The shining jewel in the crown of the Ozobot family has five difficulty modes and gives plenty of robot coding possibilities, especially for the most advanced learners. Abundance, however, is not always the best teacher.
Let’s start from the beginning, or rather, the Pre-Reader (1) mode. As the name suggests, this level requires very little from the user, i.e. counting from 1 to 10. Everything else is presented in pictographic form. At this level, you can program the robot to go forward, turn, use premade light and sound effects, or even wait for a couple of seconds.
The next mode, Beginner (2), introduces loops and changes the appearance of the programming blocks by including more text and less pictures. But the fun really begins in Intermediate (3) mode. You can start using proximity sensors installed on your robot and conditional statements, which give you a taste of what’s yet to come.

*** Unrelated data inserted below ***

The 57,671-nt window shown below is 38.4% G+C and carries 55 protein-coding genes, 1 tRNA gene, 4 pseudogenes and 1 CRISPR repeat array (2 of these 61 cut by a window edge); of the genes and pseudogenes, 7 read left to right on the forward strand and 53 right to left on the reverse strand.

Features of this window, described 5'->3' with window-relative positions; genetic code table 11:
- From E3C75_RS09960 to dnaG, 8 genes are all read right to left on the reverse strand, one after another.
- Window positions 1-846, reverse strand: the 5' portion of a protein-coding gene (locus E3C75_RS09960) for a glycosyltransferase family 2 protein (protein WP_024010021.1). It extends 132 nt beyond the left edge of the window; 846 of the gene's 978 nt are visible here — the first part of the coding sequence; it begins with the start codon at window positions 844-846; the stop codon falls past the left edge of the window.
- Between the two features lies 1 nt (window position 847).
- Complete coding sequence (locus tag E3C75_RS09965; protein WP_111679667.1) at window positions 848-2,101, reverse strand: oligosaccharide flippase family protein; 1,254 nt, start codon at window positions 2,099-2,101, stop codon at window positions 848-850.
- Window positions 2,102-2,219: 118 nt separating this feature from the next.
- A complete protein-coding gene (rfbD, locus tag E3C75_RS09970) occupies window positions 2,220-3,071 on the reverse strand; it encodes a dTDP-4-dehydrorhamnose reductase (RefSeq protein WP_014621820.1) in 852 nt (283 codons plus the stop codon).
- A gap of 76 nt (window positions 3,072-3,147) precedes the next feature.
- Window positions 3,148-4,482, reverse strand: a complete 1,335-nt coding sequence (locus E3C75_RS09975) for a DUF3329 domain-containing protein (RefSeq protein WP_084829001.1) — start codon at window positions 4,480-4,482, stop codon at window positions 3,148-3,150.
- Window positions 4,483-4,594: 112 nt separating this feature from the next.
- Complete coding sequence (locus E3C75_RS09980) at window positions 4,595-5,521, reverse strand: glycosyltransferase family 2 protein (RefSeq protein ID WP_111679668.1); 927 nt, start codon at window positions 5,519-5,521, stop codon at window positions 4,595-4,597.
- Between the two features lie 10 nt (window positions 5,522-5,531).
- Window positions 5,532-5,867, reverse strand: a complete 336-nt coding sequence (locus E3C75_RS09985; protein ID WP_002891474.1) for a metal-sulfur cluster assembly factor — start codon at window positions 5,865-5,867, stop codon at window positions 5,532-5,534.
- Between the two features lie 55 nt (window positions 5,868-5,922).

Pro Tip: When using Ozoblockly in school, pay special attention to the mode you and your students are currently on. Coding blocks from different modes can be used in one program, which is useful for an individual learner, but can swiftly provoke confusion and disorder in a classroom.
Switching to Advanced (4) mode is a big leap forward. Most icons disappear. Suddenly, it becomes possible to use highly customizable logic blocks, to create variables and functions. This level is for students who already know what a random integer is, how degrees define angles and how many milliseconds are in a second.